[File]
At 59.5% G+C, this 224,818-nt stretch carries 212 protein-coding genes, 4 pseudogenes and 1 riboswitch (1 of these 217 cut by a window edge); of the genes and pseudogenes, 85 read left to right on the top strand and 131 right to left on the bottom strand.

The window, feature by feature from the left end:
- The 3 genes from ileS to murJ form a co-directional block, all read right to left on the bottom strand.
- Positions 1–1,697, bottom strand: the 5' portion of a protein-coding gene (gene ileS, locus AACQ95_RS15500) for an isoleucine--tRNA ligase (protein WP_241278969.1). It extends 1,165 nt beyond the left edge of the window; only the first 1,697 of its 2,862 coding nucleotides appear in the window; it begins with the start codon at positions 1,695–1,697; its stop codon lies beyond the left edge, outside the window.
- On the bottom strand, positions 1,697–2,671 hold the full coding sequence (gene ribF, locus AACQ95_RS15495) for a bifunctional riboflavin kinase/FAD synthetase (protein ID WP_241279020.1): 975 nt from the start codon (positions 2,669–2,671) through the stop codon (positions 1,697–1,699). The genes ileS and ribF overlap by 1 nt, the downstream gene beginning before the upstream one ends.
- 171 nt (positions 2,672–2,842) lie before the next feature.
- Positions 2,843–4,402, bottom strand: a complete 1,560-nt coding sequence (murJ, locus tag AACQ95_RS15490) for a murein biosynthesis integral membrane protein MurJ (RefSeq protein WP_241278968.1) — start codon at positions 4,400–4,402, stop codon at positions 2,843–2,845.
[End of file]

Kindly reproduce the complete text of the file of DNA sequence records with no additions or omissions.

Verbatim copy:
At 59.5% G+C, this 224,818-nt stretch carries 212 protein-coding genes, 4 pseudogenes and 1 riboswitch (1 of these 217 cut by a window edge); of the genes and pseudogenes, 85 read left to right on the top strand and 131 right to left on the bottom strand.

The window, feature by feature from the left end:
- The 3 genes from ileS to murJ form a co-directional block, all read right to left on the bottom strand.
- Positions 1–1,697, bottom strand: the 5' portion of a protein-coding gene (gene ileS, locus AACQ95_RS15500) for an isoleucine--tRNA ligase (protein WP_241278969.1). It extends 1,165 nt beyond the left edge of the window; only the first 1,697 of its 2,862 coding nucleotides appear in the window; it begins with the start codon at positions 1,695–1,697; its stop codon lies beyond the left edge, outside the window.
- On the bottom strand, positions 1,697–2,671 hold the full coding sequence (gene ribF, locus AACQ95_RS15495) for a bifunctional riboflavin kinase/FAD synthetase (protein ID WP_241279020.1): 975 nt from the start codon (positions 2,669–2,671) through the stop codon (positions 1,697–1,699). The genes ileS and ribF overlap by 1 nt, the downstream gene beginning before the upstream one ends.
- 171 nt (positions 2,672–2,842) lie before the next feature.
- Positions 2,843–4,402, bottom strand: a complete 1,560-nt coding sequence (murJ, locus tag AACQ95_RS15490) for a murein biosynthesis integral membrane protein MurJ (RefSeq protein WP_241278968.1) — start codon at positions 4,400–4,402, stop codon at positions 2,843–2,845.